The most critical element of successful flight training happens well before you set foot in an airplane. It happens even before you start ground school. What could be so dangerous, but seem so inconsequential? Choosing a flight school. Where you wish to train will affect every aspect of your flight training, from the aircraft you fly to whether you get your certificate. There are many things to consider, but avoiding a few “red flags” can save you a lot of grief.
Instructors are difficult to reach
Flight training is a two-person job–you and your instructor. If you can’t contact your instructor or any instructor you’re probably never going to get your training completed. When you’re searching for a flight school, make sure you speak to an instructor. You may have to wait a little bit, but don’t just talk to the dispatcher/office manager and leave. A good school should have at least one staff instructor who is there when the school is open. At larger schools, there may even be several staff instructors. In either case, you’re looking for a school where instructors are easy to reach reliably. If you can’t get in touch with an instructor while you’re shopping around, it probably won’t be any more comfortable when you are training.
Aircraft are always out or broken
When searching for a flight school, make it a point to visit any school you’re considering. In addition to testing the waters with instructors, take a look at the aircraft available. Unless you own a plane, you’ll need to rent one from the flight school or somewhere else. Ask to see some of the apparatus. Like instructors, you may need to wait a bit if all the aircraft are out, but make it a point to ask about the typical availability. There is nothing worse than having time and money to fly, but not being able to schedule a plane. Ideally, the school will have several aircraft of the same or similar type that only require short notice to schedule. When you look at the apparatus, take note of their condition. Not every plane will be a brand-new Cirrus, but they should be clean and well-maintained.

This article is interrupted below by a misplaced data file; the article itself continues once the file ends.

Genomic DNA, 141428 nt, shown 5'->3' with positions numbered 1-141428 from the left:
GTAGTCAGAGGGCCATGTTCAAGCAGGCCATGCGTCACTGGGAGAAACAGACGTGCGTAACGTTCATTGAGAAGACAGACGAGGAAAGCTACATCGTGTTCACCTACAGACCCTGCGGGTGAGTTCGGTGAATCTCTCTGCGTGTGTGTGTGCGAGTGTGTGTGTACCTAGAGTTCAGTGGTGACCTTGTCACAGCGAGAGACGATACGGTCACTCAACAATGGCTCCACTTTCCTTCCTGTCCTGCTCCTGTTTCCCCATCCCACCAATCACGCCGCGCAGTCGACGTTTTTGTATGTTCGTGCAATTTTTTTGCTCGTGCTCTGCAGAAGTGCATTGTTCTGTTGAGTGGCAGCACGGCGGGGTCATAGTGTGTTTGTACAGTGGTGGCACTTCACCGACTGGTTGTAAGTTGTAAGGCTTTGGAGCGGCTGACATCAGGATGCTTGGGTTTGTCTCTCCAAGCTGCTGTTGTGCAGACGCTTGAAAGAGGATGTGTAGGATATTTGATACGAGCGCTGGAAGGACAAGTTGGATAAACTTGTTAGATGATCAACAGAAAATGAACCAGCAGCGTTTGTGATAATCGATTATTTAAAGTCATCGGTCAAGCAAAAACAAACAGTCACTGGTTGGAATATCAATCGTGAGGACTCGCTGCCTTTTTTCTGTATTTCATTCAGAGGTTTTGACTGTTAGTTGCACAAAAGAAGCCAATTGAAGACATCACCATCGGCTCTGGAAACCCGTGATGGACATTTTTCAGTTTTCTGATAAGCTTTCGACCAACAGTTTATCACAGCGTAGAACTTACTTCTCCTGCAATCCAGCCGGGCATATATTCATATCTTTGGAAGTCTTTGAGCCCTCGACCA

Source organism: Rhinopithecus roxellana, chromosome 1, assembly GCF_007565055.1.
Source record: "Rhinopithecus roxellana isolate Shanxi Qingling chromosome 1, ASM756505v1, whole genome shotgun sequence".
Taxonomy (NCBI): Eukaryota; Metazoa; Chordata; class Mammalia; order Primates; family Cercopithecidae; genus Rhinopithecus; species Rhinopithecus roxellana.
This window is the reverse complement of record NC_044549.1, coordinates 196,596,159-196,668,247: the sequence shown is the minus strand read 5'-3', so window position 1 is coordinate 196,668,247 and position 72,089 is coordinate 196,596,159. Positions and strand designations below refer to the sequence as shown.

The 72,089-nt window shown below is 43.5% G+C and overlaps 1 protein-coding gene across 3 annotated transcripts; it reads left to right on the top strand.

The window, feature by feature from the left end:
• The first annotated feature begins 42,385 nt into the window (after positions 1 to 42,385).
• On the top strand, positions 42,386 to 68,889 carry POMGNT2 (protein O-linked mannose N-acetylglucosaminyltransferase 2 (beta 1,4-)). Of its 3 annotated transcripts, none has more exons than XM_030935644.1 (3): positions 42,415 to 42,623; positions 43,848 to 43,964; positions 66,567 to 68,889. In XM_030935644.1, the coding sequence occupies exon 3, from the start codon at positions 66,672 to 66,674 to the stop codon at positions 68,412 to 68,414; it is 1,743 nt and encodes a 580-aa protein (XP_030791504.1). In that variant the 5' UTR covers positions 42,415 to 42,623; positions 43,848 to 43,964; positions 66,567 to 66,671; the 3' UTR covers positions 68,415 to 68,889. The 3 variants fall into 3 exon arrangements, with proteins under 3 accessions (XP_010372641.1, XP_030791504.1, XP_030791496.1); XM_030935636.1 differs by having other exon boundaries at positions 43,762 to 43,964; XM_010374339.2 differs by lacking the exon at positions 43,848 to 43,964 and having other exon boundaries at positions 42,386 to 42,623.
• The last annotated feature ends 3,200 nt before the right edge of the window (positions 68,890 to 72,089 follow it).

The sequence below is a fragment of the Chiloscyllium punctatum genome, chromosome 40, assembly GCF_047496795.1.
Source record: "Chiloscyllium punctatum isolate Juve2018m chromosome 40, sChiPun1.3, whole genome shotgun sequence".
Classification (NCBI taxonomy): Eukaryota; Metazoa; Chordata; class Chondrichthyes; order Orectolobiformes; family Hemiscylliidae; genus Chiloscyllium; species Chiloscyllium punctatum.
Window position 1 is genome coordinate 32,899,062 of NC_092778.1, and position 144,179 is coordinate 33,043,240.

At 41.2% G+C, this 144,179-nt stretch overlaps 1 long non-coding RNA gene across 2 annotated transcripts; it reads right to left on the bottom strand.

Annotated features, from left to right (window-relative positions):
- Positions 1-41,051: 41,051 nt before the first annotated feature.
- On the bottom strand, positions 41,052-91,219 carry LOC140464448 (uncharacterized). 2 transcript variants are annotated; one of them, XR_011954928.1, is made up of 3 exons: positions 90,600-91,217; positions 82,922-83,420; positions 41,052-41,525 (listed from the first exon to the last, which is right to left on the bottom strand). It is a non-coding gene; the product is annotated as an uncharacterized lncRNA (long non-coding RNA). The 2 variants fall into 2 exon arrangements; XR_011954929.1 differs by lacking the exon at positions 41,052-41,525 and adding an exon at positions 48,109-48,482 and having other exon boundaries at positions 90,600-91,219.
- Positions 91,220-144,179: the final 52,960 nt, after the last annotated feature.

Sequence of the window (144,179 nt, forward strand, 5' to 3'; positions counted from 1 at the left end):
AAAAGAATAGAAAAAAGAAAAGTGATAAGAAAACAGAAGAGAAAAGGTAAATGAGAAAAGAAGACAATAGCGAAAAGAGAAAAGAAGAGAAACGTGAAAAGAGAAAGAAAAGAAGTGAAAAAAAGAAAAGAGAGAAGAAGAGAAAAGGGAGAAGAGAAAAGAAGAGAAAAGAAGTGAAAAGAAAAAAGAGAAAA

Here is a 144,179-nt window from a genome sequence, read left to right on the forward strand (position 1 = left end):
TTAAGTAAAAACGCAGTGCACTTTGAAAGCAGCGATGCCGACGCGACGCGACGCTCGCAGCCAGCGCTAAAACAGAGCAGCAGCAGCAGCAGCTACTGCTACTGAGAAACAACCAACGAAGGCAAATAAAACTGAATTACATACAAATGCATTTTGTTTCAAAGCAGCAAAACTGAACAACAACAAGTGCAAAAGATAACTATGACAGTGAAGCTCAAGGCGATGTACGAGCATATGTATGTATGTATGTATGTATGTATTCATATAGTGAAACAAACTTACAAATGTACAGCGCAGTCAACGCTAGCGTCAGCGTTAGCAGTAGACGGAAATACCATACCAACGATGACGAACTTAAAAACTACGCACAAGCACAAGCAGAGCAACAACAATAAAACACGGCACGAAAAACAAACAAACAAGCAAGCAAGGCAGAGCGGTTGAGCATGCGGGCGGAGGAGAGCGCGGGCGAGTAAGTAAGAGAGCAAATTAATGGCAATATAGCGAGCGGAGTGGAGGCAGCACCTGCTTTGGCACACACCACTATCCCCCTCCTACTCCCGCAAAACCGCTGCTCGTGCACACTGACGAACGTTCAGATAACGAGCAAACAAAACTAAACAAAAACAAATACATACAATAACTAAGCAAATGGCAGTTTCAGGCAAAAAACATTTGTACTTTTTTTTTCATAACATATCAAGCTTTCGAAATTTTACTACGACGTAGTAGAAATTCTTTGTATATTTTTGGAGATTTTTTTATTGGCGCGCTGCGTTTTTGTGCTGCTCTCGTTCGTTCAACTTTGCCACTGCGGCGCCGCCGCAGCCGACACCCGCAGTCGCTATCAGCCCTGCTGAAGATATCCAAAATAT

The flight school requires up-front payment for the full course
This is one of those areas where your mileage may vary, but in general, be wary of schools that need total amount before they will start your flight training. The critical distinction to make is between a vast, well-established flight school that offers accelerated training and a fly by night operation renting a room in the back of a hangar.
Certain schools paying up-front is not a risk. They are generally big, national operations with many aircraft, instructors, and employees. They may have an airline, academic, or other industry connections and there are plenty of people to vouch for them. In contrast, there have been cases where flight schools closed with students in the middle of training left holding the bag. In general, don’t do anything you’re not comfortable with. This doesn’t mean you shouldn’t get your training at a brand-new flight school with nothing but a couple of planes and a hangar but think twice before handing over your hard earned money to just anyone.
Flight training is one of the most fun and exciting things you can undertake. As in any industry, there have been a few bad apples, but there are thousands of great flight schools all over the country that will turn you into a pilot in no time. By watching out for these “red flags,” you should be able to find a great flight school easily.